Search Images Maps Play YouTube News Gmail Drive More »
Sign in
Screen reader users: click this link for accessible mode. Accessible mode has the same essential features but works better with your reader.

Patents

  1. Advanced Patent Search
Publication numberUS20030119500 A1
Publication typeApplication
Application numberUS 09/223,202
Publication dateJun 26, 2003
Filing dateDec 30, 1998
Priority dateDec 30, 1998
Also published asWO2000039965A1
Publication number09223202, 223202, US 2003/0119500 A1, US 2003/119500 A1, US 20030119500 A1, US 20030119500A1, US 2003119500 A1, US 2003119500A1, US-A1-20030119500, US-A1-2003119500, US2003/0119500A1, US2003/119500A1, US20030119500 A1, US20030119500A1, US2003119500 A1, US2003119500A1
InventorsSubrata Mukherjee, Mahesh Patel
Original AssigneeSubrata Mukherjee, Mahesh Patel
Export CitationBiBTeX, EndNote, RefMan
External Links: USPTO, USPTO Assignment, Espacenet
System and method for providing terminal mobility in h.323 systems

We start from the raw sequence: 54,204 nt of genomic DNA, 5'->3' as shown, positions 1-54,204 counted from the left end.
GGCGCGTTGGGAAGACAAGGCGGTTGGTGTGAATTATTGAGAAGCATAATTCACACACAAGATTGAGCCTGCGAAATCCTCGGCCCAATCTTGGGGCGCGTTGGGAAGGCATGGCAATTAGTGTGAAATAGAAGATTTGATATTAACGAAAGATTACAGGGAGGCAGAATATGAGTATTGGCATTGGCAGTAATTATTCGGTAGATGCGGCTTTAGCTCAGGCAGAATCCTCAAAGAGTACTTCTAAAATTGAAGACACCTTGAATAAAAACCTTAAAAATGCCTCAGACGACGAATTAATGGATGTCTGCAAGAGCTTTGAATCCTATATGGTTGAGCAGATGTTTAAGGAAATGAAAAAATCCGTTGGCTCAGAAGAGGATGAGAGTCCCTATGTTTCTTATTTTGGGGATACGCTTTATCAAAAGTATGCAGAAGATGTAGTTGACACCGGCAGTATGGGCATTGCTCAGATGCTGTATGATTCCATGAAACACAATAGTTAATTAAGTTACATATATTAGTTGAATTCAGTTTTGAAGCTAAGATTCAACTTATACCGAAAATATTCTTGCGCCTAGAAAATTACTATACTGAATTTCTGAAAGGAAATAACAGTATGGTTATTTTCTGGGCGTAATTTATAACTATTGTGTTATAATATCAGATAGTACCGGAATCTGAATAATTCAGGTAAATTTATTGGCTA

US 20030119500 A1
Abstract
A telecommunications system and method is disclosed for providing for terminal mobility between H.323 networks belonging to the same H.323 system. When an H.323 mobile terminal moves to a new or visitor H.323 network and attempts to register with the visitor H.323 network, the visitor H.323 network informs the home H.323 network to which the H.323 mobile terminal belongs about the move, using an H.225 Registration and Admission Control Signaling (RAS) message. In order to send such a location update RAS message to the home H.323 network, the visitor Gatekeeper determines the home Gatekeeper of the visiting H.323 mobile terminal. Thereafter, the RAS message is sent by the Gatekeeper of the visitor H.323 network to the Gatekeeper of the home H.323 network through routers and the LAN backbones of the H.323 networks of the H.323 system.
Images(7)
Previous page
Next page
Claims(16)
What is claimed is:
1. A telecommunications system for allowing mobility of an H.323 mobile terminal between H.323 networks belonging to the same H.323 system, comprising:
a home Gatekeeper within a home H.323 network associated with said H.323 mobile terminal; and